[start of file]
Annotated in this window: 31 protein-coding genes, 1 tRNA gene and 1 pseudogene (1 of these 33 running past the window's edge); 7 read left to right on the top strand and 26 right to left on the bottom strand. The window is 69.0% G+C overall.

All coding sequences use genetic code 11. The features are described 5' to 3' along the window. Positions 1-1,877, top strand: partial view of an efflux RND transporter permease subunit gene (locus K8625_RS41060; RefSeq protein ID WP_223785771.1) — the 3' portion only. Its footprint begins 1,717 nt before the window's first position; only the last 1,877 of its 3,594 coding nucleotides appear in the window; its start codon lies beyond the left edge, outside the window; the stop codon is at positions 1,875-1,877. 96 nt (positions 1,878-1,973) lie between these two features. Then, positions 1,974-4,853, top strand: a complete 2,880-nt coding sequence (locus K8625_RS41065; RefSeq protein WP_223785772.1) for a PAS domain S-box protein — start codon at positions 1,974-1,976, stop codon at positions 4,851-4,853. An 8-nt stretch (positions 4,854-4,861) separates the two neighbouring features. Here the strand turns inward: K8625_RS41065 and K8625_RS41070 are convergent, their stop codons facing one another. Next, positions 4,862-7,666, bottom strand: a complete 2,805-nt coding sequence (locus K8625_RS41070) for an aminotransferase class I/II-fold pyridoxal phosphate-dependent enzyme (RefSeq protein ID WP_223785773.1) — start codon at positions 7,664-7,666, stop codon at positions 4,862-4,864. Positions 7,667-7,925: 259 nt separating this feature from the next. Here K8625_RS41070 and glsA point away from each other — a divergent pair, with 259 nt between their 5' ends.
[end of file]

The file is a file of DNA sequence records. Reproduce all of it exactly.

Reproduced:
Annotated in this window: 31 protein-coding genes, 1 tRNA gene and 1 pseudogene (1 of these 33 running past the window's edge); 7 read left to right on the top strand and 26 right to left on the bottom strand. The window is 69.0% G+C overall.

All coding sequences use genetic code 11. The features are described 5' to 3' along the window. Positions 1-1,877, top strand: partial view of an efflux RND transporter permease subunit gene (locus K8625_RS41060; RefSeq protein ID WP_223785771.1) — the 3' portion only. Its footprint begins 1,717 nt before the window's first position; only the last 1,877 of its 3,594 coding nucleotides appear in the window; its start codon lies beyond the left edge, outside the window; the stop codon is at positions 1,875-1,877. 96 nt (positions 1,878-1,973) lie between these two features. Then, positions 1,974-4,853, top strand: a complete 2,880-nt coding sequence (locus K8625_RS41065; RefSeq protein WP_223785772.1) for a PAS domain S-box protein — start codon at positions 1,974-1,976, stop codon at positions 4,851-4,853. An 8-nt stretch (positions 4,854-4,861) separates the two neighbouring features. Here the strand turns inward: K8625_RS41065 and K8625_RS41070 are convergent, their stop codons facing one another. Next, positions 4,862-7,666, bottom strand: a complete 2,805-nt coding sequence (locus K8625_RS41070) for an aminotransferase class I/II-fold pyridoxal phosphate-dependent enzyme (RefSeq protein ID WP_223785773.1) — start codon at positions 7,664-7,666, stop codon at positions 4,862-4,864. Positions 7,667-7,925: 259 nt separating this feature from the next. Here K8625_RS41070 and glsA point away from each other — a divergent pair, with 259 nt between their 5' ends.